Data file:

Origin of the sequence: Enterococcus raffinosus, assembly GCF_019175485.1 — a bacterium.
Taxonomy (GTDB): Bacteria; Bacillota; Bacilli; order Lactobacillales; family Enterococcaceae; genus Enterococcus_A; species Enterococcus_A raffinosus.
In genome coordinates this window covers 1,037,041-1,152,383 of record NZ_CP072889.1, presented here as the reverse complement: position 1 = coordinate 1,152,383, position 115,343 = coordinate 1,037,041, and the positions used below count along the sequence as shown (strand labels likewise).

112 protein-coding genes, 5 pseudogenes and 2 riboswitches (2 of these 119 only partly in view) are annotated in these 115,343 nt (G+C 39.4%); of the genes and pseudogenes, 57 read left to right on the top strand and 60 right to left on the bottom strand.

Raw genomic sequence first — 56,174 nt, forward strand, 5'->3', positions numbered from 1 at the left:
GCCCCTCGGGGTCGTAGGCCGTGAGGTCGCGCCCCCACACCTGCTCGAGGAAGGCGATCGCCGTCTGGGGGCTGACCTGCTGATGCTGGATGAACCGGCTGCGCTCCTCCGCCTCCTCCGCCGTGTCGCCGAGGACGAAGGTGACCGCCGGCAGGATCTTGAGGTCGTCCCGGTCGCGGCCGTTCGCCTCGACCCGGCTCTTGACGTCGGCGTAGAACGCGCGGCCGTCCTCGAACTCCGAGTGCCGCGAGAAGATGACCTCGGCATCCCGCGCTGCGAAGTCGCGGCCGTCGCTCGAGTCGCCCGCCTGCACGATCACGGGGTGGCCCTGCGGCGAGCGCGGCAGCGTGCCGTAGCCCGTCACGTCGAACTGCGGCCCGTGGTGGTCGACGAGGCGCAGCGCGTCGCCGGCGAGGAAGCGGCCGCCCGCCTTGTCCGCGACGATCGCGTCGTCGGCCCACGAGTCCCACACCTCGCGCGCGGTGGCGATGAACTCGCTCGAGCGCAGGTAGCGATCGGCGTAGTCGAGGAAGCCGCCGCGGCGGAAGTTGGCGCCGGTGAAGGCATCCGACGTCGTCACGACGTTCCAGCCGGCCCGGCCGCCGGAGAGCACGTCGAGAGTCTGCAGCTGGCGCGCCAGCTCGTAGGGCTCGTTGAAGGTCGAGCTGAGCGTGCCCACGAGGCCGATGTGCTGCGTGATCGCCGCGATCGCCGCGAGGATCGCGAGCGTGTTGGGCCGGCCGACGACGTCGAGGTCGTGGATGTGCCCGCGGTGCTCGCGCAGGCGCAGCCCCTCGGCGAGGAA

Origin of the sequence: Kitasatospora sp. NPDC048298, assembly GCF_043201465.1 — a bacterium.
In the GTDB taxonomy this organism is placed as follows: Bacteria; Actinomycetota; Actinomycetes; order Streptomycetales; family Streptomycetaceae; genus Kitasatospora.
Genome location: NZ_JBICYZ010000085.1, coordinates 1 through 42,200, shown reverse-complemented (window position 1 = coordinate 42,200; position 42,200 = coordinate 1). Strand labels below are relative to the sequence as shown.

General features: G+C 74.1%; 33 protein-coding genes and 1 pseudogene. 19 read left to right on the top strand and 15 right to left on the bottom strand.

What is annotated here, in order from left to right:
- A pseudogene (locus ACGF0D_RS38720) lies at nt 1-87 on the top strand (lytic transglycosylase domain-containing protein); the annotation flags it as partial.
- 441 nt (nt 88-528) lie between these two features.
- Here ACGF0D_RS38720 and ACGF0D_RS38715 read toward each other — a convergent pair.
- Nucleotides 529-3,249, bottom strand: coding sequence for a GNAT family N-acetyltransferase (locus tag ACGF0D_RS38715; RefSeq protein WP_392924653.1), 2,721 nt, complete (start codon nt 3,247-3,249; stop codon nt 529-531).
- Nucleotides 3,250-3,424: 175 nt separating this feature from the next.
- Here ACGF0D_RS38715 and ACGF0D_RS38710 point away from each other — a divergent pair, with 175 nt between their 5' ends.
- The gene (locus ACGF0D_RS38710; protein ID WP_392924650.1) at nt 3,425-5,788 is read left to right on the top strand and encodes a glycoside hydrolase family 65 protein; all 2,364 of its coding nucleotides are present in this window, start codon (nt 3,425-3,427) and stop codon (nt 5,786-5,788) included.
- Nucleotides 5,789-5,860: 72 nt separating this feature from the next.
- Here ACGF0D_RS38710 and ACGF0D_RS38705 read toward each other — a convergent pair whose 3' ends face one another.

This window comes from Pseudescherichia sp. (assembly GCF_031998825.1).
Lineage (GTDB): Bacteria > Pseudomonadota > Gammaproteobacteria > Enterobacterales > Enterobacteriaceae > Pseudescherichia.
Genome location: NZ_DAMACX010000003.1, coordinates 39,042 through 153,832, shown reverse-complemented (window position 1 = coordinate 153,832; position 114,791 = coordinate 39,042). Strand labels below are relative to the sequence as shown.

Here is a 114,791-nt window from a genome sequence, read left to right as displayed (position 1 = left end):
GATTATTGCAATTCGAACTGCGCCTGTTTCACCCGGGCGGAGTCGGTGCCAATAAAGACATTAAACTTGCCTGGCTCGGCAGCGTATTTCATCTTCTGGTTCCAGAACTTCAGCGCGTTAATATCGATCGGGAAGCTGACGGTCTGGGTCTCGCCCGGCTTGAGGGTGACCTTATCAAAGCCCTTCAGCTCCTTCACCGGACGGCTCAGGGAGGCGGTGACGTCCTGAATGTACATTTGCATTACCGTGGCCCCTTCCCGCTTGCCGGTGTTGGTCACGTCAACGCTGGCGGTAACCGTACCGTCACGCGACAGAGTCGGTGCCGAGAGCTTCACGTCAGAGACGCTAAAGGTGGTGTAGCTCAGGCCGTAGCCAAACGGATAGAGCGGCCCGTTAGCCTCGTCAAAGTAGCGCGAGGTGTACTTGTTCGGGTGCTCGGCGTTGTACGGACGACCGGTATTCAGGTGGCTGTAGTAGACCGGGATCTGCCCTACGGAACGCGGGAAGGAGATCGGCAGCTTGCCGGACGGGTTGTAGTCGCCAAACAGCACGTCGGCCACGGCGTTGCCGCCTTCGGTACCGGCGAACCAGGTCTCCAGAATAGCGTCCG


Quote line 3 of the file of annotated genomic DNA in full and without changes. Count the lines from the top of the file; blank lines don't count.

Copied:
In genome coordinates this window covers 1,037,041-1,152,383 of record NZ_CP072889.1, presented here as the reverse complement: position 1 = coordinate 1,152,383, position 115,343 = coordinate 1,037,041, and the positions used below count along the sequence as shown (strand labels likewise).